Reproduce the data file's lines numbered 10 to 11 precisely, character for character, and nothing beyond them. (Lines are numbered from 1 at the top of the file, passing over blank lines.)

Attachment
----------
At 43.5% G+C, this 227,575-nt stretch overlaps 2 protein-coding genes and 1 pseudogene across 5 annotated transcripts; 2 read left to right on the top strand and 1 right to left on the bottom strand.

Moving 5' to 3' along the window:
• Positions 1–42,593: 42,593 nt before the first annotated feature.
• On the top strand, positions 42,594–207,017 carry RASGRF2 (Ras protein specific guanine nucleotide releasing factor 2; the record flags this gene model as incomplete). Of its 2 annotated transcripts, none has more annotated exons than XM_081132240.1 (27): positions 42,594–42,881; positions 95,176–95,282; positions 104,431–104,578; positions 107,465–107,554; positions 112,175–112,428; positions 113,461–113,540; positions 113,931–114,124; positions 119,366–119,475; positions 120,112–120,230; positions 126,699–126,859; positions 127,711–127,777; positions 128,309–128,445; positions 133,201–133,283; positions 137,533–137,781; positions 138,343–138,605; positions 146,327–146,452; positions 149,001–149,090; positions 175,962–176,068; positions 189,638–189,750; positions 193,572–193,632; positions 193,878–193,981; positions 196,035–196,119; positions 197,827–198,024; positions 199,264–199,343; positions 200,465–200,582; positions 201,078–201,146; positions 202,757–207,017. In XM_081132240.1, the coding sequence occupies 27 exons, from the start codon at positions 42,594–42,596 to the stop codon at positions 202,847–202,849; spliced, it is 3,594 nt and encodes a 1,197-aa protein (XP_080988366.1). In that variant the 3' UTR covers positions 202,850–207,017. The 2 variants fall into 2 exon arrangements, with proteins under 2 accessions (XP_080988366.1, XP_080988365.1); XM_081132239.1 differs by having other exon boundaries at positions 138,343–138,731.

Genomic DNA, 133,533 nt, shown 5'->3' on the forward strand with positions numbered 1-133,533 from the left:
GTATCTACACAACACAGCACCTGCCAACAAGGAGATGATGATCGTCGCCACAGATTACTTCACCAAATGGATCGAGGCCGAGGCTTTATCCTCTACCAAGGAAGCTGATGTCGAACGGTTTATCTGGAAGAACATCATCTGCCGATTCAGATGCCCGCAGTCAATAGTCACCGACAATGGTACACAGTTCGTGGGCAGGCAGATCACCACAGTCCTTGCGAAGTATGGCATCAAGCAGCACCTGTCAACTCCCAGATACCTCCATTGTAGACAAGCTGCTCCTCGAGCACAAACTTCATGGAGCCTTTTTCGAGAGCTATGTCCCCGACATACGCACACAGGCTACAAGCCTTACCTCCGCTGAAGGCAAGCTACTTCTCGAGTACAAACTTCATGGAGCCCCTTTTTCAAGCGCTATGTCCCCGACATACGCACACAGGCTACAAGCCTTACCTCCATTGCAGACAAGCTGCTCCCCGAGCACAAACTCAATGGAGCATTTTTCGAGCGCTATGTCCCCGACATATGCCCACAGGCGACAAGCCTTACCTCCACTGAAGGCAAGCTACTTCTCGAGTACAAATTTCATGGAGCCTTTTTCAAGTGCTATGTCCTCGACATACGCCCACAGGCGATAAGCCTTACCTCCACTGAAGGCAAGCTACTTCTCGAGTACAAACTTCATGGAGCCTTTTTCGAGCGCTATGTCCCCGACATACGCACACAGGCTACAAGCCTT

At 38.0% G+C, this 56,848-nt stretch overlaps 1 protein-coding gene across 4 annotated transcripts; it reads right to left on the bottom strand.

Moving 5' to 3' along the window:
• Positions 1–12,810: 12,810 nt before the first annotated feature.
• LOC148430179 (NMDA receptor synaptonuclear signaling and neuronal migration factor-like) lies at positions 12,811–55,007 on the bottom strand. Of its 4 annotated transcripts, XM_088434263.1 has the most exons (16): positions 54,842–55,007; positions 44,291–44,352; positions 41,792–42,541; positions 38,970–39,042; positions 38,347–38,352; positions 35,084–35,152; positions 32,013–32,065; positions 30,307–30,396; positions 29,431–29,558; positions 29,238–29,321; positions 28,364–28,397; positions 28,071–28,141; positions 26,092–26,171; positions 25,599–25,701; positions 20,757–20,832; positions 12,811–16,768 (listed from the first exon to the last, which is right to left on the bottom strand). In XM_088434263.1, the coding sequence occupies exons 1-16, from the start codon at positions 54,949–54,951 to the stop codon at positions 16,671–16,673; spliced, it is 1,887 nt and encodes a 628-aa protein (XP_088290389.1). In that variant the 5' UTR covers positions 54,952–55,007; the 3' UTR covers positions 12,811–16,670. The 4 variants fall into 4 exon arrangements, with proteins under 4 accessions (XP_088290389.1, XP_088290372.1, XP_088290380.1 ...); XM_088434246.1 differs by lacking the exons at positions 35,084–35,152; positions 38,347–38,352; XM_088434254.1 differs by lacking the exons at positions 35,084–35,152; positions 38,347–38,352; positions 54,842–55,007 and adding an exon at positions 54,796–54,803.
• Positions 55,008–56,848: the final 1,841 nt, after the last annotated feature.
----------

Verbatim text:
• LOC148430179 (NMDA receptor synaptonuclear signaling and neuronal migration factor-like) lies at positions 12,811–55,007 on the bottom strand. Of its 4 annotated transcripts, XM_088434263.1 has the most exons (16): positions 54,842–55,007; positions 44,291–44,352; positions 41,792–42,541; positions 38,970–39,042; positions 38,347–38,352; positions 35,084–35,152; positions 32,013–32,065; positions 30,307–30,396; positions 29,431–29,558; positions 29,238–29,321; positions 28,364–28,397; positions 28,071–28,141; positions 26,092–26,171; positions 25,599–25,701; positions 20,757–20,832; positions 12,811–16,768 (listed from the first exon to the last, which is right to left on the bottom strand). In XM_088434263.1, the coding sequence occupies exons 1-16, from the start codon at positions 54,949–54,951 to the stop codon at positions 16,671–16,673; spliced, it is 1,887 nt and encodes a 628-aa protein (XP_088290389.1). In that variant the 5' UTR covers positions 54,952–55,007; the 3' UTR covers positions 12,811–16,670. The 4 variants fall into 4 exon arrangements, with proteins under 4 accessions (XP_088290389.1, XP_088290372.1, XP_088290380.1 ...); XM_088434246.1 differs by lacking the exons at positions 35,084–35,152; positions 38,347–38,352; XM_088434254.1 differs by lacking the exons at positions 35,084–35,152; positions 38,347–38,352; positions 54,842–55,007 and adding an exon at positions 54,796–54,803.
• Positions 55,008–56,848: the final 1,841 nt, after the last annotated feature.